The rules of digital job applications
Type, click, and succeed in 10 easy steps:
- Keep it formal - Online applications can feel impersonal, but this doesn’t mean you can cut corners. Make sure you write in proper sentences.
- Handle with care - If you can, print off the application first and fill it in on paper as a draft, or copy and paste the questions and type up your answers. You can then copy and paste them in. Don’t forget to check for word limits. Use the spellcheck, but don’t use this as a substitute for reading it thoroughly - typing “form” instead of “from” is very easily done.
- Crack their code - Check the job description for keywords - such as “organised”, “liaised”, “creative”, “innovative” - and make sure you use them (appropriately) in your application.
- Always keep a copy - Before you press send, hit print and make a file copy for each application you do. When it comes to the interview stage you’ll be glad you did.
- Check the deadline - There is nothing worse than spending lots of time on a position that closed last week. You can’t rely on the website to have closed the entry portal on the right day.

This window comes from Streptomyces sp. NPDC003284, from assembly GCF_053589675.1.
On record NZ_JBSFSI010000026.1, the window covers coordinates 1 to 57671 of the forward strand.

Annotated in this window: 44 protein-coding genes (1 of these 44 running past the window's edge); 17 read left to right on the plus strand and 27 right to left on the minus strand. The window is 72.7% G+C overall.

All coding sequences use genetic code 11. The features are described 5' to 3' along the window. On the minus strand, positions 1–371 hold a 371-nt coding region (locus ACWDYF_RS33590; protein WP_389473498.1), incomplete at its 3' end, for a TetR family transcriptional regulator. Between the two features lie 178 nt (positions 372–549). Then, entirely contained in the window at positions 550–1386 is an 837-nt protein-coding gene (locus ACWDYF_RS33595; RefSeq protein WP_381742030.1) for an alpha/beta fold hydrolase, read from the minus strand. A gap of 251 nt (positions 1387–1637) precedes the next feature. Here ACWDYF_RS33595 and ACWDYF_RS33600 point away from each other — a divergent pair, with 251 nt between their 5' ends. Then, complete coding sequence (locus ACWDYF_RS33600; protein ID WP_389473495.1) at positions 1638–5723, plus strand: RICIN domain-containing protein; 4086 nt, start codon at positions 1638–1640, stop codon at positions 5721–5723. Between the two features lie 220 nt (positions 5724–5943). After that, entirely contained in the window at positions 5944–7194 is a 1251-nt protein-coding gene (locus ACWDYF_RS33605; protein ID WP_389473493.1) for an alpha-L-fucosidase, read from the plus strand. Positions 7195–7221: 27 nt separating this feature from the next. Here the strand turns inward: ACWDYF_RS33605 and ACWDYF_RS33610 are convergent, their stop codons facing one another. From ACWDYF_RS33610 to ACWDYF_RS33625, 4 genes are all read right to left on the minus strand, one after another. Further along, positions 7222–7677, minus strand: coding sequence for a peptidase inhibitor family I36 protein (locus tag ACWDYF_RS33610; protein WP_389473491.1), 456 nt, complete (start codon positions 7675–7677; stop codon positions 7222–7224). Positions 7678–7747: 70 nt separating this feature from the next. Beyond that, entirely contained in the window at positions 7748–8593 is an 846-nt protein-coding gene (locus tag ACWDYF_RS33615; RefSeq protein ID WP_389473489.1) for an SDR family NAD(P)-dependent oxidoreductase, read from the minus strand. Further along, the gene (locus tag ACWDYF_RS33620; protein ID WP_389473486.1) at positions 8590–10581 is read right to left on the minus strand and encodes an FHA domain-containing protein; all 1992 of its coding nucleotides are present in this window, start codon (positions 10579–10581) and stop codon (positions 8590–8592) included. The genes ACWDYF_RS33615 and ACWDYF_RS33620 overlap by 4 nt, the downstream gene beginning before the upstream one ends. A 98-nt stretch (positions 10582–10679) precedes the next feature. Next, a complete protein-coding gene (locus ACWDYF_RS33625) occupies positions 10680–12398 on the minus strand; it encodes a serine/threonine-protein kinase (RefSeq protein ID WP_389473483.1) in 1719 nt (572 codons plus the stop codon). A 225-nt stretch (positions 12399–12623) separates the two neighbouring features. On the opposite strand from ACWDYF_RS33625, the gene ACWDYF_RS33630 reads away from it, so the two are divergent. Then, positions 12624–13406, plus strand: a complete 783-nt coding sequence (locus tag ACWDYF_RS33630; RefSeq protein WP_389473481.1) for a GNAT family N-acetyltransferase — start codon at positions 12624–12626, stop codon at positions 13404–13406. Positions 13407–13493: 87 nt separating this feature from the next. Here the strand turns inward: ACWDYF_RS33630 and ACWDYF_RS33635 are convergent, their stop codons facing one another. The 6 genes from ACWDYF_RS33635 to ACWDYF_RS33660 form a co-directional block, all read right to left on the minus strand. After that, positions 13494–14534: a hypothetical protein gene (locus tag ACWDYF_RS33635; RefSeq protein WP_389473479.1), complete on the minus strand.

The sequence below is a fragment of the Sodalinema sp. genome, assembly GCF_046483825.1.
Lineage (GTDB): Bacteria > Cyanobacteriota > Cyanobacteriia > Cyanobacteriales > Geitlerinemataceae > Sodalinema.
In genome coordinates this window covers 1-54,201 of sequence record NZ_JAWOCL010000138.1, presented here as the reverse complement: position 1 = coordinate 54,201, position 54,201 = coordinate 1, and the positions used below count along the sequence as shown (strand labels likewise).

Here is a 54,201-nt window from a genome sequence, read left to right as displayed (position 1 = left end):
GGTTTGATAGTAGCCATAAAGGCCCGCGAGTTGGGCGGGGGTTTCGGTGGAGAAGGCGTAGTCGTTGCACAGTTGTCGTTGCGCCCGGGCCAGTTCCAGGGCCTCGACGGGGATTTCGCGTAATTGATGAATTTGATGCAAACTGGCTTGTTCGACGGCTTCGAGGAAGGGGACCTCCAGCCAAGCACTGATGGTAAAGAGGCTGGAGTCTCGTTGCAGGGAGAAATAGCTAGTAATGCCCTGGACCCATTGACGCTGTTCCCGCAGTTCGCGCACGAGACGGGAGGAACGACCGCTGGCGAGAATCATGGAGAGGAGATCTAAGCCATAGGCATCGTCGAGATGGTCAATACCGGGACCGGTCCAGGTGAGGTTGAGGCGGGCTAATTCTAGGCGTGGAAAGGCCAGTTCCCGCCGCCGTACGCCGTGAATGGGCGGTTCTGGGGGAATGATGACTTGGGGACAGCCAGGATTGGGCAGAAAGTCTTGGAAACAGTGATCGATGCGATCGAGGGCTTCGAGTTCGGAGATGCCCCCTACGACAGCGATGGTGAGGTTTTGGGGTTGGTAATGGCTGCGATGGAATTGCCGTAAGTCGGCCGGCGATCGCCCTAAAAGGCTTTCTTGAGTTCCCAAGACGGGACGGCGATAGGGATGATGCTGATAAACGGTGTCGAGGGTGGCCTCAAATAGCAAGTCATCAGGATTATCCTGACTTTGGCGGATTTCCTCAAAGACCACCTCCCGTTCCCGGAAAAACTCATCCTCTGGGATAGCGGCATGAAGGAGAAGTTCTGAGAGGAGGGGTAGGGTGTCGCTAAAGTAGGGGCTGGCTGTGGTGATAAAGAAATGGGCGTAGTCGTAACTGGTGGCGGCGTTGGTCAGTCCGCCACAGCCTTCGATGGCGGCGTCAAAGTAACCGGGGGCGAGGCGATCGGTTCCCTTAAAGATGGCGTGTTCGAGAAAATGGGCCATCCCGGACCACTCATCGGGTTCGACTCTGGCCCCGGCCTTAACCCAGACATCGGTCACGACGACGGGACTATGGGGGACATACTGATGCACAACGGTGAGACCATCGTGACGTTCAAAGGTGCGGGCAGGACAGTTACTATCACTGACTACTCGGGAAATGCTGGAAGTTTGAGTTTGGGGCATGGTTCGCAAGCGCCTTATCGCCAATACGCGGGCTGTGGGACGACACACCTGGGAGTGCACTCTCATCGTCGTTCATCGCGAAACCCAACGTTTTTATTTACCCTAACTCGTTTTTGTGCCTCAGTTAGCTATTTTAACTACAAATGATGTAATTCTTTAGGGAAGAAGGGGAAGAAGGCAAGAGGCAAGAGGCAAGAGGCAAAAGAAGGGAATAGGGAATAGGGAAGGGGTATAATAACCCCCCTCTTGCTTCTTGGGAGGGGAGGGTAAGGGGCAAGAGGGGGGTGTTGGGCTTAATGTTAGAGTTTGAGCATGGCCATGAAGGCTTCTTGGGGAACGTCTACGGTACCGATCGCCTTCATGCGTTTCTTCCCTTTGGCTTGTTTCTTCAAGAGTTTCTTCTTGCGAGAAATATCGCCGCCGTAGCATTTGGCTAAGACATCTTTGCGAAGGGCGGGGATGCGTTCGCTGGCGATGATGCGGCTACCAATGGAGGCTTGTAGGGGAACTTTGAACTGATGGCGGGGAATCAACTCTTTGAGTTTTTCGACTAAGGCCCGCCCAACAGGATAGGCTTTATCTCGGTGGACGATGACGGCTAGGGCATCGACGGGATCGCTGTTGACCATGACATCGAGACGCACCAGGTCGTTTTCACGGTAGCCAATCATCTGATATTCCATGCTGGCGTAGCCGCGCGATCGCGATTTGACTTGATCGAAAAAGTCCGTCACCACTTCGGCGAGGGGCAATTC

- Quality not quantity - Don’t bang out 10 online applications in an afternoon - you’re better off spending quality time on a handful of applications and doing them really well in the same amount of time.
- Highlight your IT skills - Make sure you highlight your abilities in this area.
- Don’t forget to mention extra-curricular activities - These can be a real selling point for you. Make sure you look at the school’s website first to see how your interests fit with the schools, and prioritise them accordingly.
- Make the most of your personal statement - And make sure it is personal to each position before you copy and paste it in.
- Personal information - Don’tadd in personal details such as date of birth or marital status into your CV if it is to be emailed, as email is not secure.